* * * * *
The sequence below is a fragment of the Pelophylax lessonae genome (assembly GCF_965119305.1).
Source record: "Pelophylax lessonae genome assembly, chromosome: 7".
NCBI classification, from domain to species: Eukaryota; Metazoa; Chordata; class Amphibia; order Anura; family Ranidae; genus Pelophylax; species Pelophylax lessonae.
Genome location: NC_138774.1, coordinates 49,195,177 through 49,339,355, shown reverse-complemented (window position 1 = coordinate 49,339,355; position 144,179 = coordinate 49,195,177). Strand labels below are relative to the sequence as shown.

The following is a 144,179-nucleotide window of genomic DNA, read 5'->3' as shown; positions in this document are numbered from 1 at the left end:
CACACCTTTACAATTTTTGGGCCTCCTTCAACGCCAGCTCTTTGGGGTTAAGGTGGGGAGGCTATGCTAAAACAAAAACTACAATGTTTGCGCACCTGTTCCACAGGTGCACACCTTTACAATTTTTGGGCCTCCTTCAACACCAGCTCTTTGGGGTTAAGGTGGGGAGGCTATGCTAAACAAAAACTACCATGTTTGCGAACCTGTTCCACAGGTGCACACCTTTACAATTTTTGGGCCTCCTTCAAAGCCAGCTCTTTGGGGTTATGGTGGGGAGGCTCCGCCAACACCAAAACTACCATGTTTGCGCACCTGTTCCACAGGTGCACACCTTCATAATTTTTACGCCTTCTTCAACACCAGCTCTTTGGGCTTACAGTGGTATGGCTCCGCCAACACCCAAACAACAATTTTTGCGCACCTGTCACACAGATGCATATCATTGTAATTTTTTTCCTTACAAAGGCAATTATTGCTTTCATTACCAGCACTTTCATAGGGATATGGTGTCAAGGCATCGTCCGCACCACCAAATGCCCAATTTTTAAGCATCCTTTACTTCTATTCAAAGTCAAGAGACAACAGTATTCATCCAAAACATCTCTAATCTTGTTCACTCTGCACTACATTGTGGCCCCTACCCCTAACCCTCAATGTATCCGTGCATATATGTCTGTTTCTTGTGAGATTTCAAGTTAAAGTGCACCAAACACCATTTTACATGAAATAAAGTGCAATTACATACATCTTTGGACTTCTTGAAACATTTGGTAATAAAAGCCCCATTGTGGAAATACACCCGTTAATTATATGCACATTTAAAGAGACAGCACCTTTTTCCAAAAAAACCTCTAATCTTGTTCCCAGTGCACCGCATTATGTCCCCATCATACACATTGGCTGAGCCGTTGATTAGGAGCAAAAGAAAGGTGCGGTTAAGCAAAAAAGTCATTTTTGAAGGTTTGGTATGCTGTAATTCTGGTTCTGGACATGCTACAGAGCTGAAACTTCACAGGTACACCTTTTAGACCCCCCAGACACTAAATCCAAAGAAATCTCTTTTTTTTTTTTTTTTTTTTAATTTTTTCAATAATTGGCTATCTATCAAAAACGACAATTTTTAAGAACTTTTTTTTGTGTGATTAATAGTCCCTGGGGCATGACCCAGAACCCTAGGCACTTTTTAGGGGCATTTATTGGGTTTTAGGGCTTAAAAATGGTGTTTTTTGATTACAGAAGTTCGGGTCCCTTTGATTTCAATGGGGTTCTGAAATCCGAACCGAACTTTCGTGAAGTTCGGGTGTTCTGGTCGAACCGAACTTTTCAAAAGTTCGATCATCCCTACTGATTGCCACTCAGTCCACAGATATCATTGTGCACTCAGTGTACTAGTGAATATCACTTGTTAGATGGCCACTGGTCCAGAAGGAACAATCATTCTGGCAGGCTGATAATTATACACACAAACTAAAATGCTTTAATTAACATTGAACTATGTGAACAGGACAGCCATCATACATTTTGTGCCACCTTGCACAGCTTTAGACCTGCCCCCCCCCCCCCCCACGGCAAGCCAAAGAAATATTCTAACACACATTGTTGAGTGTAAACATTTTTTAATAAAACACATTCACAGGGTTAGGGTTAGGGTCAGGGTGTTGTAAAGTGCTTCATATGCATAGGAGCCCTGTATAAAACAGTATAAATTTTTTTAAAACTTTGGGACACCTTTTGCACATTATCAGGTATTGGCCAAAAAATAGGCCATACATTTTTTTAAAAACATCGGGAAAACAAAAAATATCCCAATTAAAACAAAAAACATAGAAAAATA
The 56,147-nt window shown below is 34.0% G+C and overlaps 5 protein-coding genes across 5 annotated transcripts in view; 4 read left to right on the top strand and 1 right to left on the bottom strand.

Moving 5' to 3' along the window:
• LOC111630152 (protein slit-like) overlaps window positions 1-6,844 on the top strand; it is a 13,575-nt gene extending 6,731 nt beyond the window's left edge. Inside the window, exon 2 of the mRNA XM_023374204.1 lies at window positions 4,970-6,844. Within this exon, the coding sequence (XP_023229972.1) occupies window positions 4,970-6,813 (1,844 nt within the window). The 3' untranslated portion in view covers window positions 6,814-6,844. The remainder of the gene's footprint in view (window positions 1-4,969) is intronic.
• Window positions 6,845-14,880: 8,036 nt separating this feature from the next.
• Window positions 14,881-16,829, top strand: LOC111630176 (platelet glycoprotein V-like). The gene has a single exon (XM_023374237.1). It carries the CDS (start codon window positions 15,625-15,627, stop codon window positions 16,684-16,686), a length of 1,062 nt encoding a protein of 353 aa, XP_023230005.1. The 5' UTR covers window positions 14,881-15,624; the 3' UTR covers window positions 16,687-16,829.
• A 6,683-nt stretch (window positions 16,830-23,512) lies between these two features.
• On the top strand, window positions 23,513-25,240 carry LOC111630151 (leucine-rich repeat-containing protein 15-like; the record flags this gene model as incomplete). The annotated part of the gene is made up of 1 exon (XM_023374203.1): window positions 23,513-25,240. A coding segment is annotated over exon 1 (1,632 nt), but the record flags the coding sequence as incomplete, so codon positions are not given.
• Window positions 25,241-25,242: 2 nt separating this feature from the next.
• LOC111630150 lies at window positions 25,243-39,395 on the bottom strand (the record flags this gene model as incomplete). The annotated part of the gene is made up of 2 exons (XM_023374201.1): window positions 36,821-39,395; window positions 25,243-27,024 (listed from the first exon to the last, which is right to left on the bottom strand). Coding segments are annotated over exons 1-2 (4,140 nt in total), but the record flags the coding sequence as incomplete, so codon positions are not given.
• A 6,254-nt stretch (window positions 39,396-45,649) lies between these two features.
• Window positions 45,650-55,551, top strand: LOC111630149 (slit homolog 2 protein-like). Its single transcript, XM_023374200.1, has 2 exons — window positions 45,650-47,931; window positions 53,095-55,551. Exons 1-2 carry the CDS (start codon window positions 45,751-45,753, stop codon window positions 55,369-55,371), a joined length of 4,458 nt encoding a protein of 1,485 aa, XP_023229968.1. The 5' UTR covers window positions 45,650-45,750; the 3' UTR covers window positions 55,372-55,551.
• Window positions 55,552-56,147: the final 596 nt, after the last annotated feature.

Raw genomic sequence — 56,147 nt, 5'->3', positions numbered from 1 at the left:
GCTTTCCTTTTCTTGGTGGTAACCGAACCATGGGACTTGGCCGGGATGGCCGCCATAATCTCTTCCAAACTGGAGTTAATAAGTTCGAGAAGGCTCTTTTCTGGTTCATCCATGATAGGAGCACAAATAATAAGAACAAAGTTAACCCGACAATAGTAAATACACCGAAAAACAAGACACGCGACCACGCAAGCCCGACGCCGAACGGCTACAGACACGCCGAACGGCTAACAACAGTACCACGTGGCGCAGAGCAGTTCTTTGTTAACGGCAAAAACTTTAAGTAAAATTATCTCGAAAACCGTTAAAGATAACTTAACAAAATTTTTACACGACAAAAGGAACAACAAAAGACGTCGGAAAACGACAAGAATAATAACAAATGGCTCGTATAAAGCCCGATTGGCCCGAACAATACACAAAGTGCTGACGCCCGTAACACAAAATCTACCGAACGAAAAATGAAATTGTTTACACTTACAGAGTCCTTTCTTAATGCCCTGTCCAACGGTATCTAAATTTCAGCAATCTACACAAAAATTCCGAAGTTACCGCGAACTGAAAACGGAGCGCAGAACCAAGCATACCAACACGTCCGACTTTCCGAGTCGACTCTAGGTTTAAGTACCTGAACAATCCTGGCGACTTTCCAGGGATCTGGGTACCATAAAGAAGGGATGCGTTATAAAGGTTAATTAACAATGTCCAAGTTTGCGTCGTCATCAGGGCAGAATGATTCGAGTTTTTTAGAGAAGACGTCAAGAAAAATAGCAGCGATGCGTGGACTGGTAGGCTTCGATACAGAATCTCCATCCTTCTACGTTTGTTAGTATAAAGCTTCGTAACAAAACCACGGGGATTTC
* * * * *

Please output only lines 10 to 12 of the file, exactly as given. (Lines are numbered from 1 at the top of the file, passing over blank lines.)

• Window positions 6,845-14,880: 8,036 nt separating this feature from the next.
• Window positions 14,881-16,829, top strand: LOC111630176 (platelet glycoprotein V-like). The gene has a single exon (XM_023374237.1). It carries the CDS (start codon window positions 15,625-15,627, stop codon window positions 16,684-16,686), a length of 1,062 nt encoding a protein of 353 aa, XP_023230005.1. The 5' UTR covers window positions 14,881-15,624; the 3' UTR covers window positions 16,687-16,829.
• A 6,683-nt stretch (window positions 16,830-23,512) lies between these two features.